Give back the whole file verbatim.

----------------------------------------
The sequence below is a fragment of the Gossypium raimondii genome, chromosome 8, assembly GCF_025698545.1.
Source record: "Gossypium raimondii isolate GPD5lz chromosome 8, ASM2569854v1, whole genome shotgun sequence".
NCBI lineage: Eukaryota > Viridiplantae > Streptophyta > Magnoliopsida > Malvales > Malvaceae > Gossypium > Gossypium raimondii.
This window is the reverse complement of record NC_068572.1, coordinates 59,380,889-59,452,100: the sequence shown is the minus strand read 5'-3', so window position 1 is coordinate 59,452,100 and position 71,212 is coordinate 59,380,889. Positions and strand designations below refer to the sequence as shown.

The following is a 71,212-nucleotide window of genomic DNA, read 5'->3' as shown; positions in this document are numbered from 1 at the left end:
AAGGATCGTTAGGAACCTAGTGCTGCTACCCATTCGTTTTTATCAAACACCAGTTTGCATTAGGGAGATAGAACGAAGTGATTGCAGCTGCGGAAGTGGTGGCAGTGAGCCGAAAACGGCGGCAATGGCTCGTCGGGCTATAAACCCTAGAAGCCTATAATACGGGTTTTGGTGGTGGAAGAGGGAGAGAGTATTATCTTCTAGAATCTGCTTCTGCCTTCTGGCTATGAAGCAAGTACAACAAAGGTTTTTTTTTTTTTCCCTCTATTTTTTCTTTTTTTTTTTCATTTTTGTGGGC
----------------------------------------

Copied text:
The sequence below is a fragment of the Gossypium raimondii genome, chromosome 8, assembly GCF_025698545.1.
Source record: "Gossypium raimondii isolate GPD5lz chromosome 8, ASM2569854v1, whole genome shotgun sequence".
NCBI lineage: Eukaryota > Viridiplantae > Streptophyta > Magnoliopsida > Malvales > Malvaceae > Gossypium > Gossypium raimondii.
This window is the reverse complement of record NC_068572.1, coordinates 59,380,889-59,452,100: the sequence shown is the minus strand read 5'-3', so window position 1 is coordinate 59,452,100 and position 71,212 is coordinate 59,380,889. Positions and strand designations below refer to the sequence as shown.

The following is a 71,212-nucleotide window of genomic DNA, read 5'->3' as shown; positions in this document are numbered from 1 at the left end:
AAGGATCGTTAGGAACCTAGTGCTGCTACCCATTCGTTTTTATCAAACACCAGTTTGCATTAGGGAGATAGAACGAAGTGATTGCAGCTGCGGAAGTGGTGGCAGTGAGCCGAAAACGGCGGCAATGGCTCGTCGGGCTATAAACCCTAGAAGCCTATAATACGGGTTTTGGTGGTGGAAGAGGGAGAGAGTATTATCTTCTAGAATCTGCTTCTGCCTTCTGGCTATGAAGCAAGTACAACAAAGGTTTTTTTTTTTTTCCCTCTATTTTTTCTTTTTTTTTTTCATTTTTGTGGGC